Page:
“After closing down in the spring, Namaste Charter School in Chicago’s McKinley Park neighborhood decided to open its usual summer academy to support South Side families with working parents. “Our parents really needed a place for their children to be while they were at work,” said April Shaw, the school’s executive director. The school’s staff spent weeks putting together safety protocol — from an online symptom screener to front-door temperature checks and plexiglass shields — and the summer passed without any cases of COVID-19 among staff or students. When the new school year started, Namaste offered families a chance to apply for supervised learning. Then COVID-19 cases surged across Chicago. As some school districts across the state and country pull back on plans for in-person learning, a handful of charter schools, including Namaste, have stayed open, even if it’s just to provide a place where students can do their remote learning with adult supervision. Some child care centers, too, have offered supervision for remote learners. At CICS Irving Park, one part of the larger Chicago International Charter School network, officials decided to suspend a “community care” program that served 20% of its students last week amid rising rates. A spokeswoman there said that the decision was made out of concern for what was happening in the community around them and not driven by any incidents or outbreaks at the campus. Before CICS Irving Park suspended its program, it had a similar plan to that proposed by Chicago Public Schools, including a daily online symptom questionnaire. A staff member took students’ temperatures before they entered the building. Students and staff had to wear masks at all times and socially distance. One challenge to staying open, however, was staffing. Not everyone is willing to come to work amid a pandemic, and schools must weigh how best to keep those who do safe. (One of the biggest barriers to Chicago Public School’s efforts to reopen is an ongoing dispute with its teachers union.) CICS Irving Park had hired hourly workers who used to staff its afterschool program. The move prevented layoffs.”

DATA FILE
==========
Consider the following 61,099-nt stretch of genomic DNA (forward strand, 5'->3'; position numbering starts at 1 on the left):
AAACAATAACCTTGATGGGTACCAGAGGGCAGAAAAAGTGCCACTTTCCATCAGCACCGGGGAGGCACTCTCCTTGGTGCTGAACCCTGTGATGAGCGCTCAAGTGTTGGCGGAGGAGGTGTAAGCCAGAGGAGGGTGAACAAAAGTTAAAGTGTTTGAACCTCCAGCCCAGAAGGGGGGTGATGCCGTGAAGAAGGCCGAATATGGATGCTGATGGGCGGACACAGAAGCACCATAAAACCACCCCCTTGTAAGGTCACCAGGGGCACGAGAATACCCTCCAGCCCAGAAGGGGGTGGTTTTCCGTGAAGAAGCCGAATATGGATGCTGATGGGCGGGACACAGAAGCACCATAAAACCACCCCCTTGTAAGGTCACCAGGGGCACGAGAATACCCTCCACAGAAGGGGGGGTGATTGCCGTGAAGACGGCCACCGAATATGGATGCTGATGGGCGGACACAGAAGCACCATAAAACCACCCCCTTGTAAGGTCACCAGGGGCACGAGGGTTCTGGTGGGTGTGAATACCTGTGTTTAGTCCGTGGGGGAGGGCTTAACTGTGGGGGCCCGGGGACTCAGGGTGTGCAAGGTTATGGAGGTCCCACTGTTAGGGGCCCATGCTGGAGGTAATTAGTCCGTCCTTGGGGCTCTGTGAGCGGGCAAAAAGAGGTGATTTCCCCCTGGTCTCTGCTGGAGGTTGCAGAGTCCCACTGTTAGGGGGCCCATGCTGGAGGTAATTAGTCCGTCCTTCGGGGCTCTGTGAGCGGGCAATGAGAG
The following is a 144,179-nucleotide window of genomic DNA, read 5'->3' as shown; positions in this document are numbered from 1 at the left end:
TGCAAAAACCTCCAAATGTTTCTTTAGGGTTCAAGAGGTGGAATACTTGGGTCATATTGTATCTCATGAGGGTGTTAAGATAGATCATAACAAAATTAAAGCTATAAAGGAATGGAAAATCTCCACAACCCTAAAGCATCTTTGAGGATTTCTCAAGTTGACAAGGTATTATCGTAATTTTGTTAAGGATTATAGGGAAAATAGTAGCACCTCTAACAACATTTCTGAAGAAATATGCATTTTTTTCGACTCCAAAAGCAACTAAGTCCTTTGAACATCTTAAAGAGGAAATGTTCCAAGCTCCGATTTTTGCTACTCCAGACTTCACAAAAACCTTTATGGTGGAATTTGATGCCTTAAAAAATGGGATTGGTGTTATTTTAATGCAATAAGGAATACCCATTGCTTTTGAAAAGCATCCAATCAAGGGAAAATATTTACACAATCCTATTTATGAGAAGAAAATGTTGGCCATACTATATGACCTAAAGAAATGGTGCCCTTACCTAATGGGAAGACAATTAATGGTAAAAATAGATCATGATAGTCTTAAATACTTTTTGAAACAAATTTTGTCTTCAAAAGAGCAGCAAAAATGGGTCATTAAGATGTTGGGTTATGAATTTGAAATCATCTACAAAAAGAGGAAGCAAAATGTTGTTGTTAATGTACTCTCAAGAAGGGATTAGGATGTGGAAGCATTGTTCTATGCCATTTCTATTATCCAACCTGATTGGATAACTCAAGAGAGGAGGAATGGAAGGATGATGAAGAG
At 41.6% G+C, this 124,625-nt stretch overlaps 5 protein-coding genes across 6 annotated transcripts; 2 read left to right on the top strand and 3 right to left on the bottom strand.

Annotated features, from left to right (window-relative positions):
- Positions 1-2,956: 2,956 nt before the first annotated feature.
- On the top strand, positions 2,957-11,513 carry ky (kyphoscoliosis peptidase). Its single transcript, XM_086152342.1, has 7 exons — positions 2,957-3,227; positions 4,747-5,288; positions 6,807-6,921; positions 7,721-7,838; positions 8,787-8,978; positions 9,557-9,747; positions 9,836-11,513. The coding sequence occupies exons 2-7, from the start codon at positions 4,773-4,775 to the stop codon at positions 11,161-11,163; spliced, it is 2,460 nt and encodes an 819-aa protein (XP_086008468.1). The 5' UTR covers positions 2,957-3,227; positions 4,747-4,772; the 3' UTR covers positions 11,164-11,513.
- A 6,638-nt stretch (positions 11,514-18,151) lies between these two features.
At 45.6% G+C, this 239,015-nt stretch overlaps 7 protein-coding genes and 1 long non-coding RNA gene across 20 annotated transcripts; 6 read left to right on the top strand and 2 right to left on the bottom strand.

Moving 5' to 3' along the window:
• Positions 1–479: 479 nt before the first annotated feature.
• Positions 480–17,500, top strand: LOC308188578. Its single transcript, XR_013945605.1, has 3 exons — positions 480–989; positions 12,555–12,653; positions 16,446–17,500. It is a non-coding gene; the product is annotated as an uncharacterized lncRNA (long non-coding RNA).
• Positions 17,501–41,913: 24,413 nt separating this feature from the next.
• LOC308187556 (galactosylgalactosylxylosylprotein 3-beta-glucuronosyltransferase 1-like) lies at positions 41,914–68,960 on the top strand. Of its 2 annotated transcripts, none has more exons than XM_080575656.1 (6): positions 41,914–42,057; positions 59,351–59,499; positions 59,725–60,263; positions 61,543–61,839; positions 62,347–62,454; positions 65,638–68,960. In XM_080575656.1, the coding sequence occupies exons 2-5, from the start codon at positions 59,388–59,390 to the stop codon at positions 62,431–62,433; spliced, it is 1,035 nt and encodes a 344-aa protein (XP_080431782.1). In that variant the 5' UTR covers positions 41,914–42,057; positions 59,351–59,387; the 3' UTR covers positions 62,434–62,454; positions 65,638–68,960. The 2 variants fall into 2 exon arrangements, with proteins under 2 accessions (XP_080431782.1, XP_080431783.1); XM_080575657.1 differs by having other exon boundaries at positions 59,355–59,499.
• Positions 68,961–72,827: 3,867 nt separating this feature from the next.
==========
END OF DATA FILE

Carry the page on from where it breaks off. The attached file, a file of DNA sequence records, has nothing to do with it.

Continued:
Rising COVID-19 rates statewide prompt reopening delays, setbacks among Illinois’ largest school districts

By Samantha Smylie for Chalkbeat